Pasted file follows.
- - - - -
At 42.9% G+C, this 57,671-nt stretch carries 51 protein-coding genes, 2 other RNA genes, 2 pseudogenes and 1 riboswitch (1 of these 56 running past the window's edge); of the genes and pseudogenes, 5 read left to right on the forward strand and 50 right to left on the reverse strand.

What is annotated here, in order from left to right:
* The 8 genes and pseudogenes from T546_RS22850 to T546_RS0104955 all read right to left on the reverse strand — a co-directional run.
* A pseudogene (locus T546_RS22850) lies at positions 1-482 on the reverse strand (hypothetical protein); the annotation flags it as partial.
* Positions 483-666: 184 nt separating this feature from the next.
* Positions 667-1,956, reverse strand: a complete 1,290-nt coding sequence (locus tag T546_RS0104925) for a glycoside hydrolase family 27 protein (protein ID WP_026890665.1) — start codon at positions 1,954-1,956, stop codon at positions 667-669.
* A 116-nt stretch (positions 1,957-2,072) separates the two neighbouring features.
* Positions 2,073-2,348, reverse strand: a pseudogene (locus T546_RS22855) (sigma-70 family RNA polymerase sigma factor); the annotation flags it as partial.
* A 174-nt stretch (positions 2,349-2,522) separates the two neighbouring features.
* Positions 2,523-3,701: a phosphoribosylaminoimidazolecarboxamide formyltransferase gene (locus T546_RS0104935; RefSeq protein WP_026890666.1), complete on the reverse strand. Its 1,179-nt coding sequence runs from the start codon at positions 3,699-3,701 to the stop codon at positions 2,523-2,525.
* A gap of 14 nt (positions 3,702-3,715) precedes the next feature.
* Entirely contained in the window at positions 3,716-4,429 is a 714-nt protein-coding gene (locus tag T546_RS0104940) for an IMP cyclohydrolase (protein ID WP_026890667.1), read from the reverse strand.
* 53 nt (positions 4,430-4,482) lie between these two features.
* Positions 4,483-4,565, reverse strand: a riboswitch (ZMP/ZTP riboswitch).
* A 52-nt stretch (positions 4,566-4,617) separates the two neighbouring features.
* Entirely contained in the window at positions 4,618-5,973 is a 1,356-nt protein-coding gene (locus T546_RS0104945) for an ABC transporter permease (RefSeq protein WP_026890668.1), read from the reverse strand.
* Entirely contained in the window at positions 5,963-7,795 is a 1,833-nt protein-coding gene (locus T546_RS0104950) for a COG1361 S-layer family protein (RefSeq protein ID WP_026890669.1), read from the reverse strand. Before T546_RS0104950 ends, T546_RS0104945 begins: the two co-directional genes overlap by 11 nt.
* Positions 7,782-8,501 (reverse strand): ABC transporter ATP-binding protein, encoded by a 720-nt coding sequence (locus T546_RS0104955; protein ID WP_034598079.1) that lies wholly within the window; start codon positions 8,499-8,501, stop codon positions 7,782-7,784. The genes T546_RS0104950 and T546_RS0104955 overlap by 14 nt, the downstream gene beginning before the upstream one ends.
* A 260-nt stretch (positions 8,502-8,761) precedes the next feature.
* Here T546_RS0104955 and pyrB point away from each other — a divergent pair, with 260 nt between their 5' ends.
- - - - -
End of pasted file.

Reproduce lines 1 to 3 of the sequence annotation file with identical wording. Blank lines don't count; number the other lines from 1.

At 42.9% G+C, this 57,671-nt stretch carries 51 protein-coding genes, 2 other RNA genes, 2 pseudogenes and 1 riboswitch (1 of these 56 running past the window's edge); of the genes and pseudogenes, 5 read left to right on the forward strand and 50 right to left on the reverse strand.

What is annotated here, in order from left to right:
* The 8 genes and pseudogenes from T546_RS22850 to T546_RS0104955 all read right to left on the reverse strand — a co-directional run.